With Only 45 #RedWolves Left in the Wild, Confinement Plan Won't Save Species https://t.co/S9pfXuwUFt @CenterForBioDiv @Katie_Cleary— EcoWatch (@EcoWatch)1473774464.0
It's shocking that Western society villainies predators like wolves, even though they're highly intelligent, social creatures that play a critical role in regulating nature. The predator we need to control is us!
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A herdsman in the Chinese autonomous region of Inner Mongolia was diagnosed with the bubonic plague Sunday, The New York Times reported.
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By Matt Kasson, Brian Lovett and Carolee Bull
Home gardening is having a boom year across the U.S. Whether they're growing their own food in response to pandemic shortages or just looking for a diversion, numerous aspiring gardeners have constructed their first raised beds, and seeds are flying off suppliers' shelves. Now that gardens are largely planted, much of the work for the next several months revolves around keeping them healthy.
Start With Prevention<p>Just as preventive steps like maintaining a balanced diet help keep humans healthy, home growers can take many actions to help their gardens thrive.</p><p>One key step is assessing soil fertility – the ability of soil to sustain plant growth – which can vary widely depending on your location and soil type. Low soil fertility limits food production and predisposes plants to disease and pests. University extension <a href="https://soiltesting.wvu.edu/" target="_blank">soil testing labs</a> can help evaluate the quality of garden soil and identify nutrient deficiencies and acidic soils, often at no charge.</p>
Using weed barrier landscape cloth for planting rows and mulching between rows is an effective way to suppress weeds. Matt Kasson, CC BY-ND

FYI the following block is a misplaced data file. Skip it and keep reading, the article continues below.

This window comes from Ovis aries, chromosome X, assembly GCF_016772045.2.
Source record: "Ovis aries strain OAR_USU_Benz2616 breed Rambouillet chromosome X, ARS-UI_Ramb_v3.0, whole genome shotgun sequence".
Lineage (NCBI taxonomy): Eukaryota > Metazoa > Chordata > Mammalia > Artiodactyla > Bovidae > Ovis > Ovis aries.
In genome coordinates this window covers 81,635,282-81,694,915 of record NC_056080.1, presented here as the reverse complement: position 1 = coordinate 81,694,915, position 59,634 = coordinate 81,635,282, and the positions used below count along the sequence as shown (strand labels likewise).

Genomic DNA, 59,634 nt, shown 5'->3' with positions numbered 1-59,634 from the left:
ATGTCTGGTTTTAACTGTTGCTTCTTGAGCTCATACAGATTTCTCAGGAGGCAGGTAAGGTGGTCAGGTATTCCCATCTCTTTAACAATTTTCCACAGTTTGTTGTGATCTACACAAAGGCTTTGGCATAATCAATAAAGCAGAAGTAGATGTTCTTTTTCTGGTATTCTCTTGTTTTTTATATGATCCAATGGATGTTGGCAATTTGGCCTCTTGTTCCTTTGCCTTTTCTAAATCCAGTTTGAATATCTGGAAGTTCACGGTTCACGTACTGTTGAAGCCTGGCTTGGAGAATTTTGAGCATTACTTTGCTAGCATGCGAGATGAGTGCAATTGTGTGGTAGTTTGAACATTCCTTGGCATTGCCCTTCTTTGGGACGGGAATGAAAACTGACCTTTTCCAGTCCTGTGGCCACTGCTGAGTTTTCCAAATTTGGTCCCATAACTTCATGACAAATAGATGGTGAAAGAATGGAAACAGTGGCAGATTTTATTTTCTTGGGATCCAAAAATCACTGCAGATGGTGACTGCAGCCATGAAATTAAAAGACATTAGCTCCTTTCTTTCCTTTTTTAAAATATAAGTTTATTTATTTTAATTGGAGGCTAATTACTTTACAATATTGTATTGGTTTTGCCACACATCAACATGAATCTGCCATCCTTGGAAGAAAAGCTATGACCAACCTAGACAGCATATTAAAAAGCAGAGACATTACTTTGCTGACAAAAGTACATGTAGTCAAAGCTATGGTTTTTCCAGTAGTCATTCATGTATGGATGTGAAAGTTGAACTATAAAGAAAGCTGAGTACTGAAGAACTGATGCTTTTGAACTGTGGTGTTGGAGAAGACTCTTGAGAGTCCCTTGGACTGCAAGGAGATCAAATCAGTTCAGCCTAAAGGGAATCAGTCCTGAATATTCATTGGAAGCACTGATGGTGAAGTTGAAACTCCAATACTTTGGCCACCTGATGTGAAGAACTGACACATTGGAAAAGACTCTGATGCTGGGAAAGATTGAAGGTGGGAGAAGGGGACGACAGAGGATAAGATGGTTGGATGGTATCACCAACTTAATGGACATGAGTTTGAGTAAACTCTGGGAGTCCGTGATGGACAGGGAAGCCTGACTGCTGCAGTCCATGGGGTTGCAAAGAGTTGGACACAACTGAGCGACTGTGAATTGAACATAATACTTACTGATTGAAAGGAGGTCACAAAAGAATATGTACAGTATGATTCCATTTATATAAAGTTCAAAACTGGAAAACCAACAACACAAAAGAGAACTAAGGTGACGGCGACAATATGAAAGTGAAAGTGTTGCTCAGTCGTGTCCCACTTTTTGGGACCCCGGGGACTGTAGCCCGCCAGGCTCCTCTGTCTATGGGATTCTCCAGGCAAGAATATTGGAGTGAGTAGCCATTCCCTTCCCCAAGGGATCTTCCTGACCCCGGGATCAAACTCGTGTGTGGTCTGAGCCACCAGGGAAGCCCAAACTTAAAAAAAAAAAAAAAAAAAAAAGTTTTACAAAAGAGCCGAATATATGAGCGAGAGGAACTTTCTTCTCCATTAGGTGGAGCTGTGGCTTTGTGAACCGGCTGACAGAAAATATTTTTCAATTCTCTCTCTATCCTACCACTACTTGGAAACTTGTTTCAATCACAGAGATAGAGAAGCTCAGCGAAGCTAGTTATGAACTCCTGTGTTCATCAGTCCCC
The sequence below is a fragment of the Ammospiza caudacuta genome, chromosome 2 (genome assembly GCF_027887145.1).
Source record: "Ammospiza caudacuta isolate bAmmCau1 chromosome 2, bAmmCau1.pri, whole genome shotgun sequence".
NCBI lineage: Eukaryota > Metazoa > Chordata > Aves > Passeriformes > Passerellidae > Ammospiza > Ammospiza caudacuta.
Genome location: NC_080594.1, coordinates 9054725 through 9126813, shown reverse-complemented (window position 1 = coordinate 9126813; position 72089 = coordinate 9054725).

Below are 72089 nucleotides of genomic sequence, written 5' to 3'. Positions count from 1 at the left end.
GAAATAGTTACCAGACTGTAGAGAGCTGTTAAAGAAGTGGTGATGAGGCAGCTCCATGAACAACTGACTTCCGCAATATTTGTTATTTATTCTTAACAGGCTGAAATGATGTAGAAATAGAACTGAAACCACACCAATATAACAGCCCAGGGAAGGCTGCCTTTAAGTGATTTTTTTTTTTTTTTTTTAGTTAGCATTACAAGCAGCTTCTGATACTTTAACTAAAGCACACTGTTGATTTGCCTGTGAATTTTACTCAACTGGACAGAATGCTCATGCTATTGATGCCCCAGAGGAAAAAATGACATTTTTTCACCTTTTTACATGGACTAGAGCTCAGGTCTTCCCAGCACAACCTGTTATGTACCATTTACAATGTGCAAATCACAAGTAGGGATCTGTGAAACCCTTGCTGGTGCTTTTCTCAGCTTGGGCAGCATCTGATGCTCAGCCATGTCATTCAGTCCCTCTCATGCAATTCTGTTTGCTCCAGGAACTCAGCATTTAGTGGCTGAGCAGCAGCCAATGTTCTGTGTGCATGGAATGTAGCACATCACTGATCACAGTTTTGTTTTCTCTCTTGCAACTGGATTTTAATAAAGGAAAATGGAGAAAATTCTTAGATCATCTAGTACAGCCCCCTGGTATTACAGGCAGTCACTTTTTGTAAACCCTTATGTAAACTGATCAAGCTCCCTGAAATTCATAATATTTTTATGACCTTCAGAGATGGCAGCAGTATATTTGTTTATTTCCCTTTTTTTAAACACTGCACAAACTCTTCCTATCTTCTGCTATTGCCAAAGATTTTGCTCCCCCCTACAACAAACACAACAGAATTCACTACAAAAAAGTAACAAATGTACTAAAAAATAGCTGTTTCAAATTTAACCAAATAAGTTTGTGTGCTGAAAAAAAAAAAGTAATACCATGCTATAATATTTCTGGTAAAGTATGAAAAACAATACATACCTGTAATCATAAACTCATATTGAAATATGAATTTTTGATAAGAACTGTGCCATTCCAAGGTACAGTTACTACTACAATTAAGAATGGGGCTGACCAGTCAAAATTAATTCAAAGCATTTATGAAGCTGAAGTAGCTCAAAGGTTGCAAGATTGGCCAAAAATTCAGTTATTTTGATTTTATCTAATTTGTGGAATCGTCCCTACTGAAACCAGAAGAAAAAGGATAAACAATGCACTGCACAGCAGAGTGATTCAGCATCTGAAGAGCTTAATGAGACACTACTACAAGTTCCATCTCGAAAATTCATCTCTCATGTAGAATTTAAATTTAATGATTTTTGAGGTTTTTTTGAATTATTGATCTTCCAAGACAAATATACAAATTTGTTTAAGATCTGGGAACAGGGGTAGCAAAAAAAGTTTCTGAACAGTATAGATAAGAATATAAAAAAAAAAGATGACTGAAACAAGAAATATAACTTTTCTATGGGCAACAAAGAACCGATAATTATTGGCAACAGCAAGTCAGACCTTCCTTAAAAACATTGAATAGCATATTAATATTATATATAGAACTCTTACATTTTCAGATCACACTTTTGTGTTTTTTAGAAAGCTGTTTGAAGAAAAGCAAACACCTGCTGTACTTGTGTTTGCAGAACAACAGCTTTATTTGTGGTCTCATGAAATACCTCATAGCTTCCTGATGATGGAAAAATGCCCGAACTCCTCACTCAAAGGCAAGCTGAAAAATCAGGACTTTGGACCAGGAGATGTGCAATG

Diagnosing Problems<p>Common plant pathogens include <a href="https://www.apsnet.org/edcenter/disandpath/viral/introduction/Pages/PlantViruses.aspx" target="_blank">viruses</a>, <a href="https://www.apsnet.org/edcenter/disandpath/prokaryote/intro/Pages/Bacteria.aspx" target="_blank">bacteria</a>, <a href="https://www.apsnet.org/edcenter/disandpath/nematode/intro/Pages/IntroNematodes.aspx" target="_blank">nematodes</a>, <a href="https://www.apsnet.org/edcenter/disandpath/oomycete/introduction/Pages/IntroOomycetes.aspx#:%7E:text=The%20oomycetes%2C%20also%20known%20as,foliar%20blights%20and%20downy%20mildews." target="_blank">oomycetes</a> and <a href="https://www.apsnet.org/edcenter/disandpath/fungalasco/intro/Pages/IntroFungi.aspx" target="_blank">fungi</a>. All of these microorganisms, especially at an early stage of infection, are too small to see. But when they proliferate, they cause changes in plants that we can recognize.</p><p>Unlike insects, which move around on six legs or on wings through the air, pathogens can move unseen and unchecked from leaf to leaf on the wind, through the soil or in droplets of water. Some microbes have even formed intimate relationships with insects and use them as vehicles to move from plant to plant, which makes these pathogens even more challenging to manage. Unfortunately, by the time some pathogens make their presence known, the damage is already done.</p><p>We recently conducted a <a href="https://twitter.com/kasson_wvu/status/1265989041725624323" target="_blank">Twitter poll</a> of gardeners nationwide to find out which culprits plagued their gardens. People named <a href="https://ento.psu.edu/extension/factsheets/aphids" target="_blank">aphids</a>, <a href="https://ento.psu.edu/extension/factsheets/squash-vine-borer" target="_blank">squash vine borers</a>, <a href="https://ento.psu.edu/extension/factsheets/squash-bug" target="_blank">squash bugs</a> and <a href="https://ento.psu.edu/extension/factsheets/flea-beetle" target="_blank">flea beetles</a> as the most problematic insect pests. Their most troublesome pathogens included <a href="https://extension.wvu.edu/lawn-gardening-pests/plant-disease/fruit-vegetable-diseases/powdery-mildew" target="_blank">powdery mildew</a>, <a href="https://plantpath.ifas.ufl.edu/rsol/Trainingmodules/BWTomato_Module.html" target="_blank">tomato bacterial wilt</a> and <a href="https://extension.wvu.edu/lawn-gardening-pests/plant-disease/fruit-vegetable-diseases/downy-mildew" target="_blank">cucurbit downy mildew</a>.</p><p>To manage such perennial challenges, the first step is to spend time closely looking at your plants. Do you notice any insects consistently hanging around, or molds colonizing leaves or other plant parts? How about symptoms such as blight, stunting, or leaves that are yellowing, browning or wilting?</p>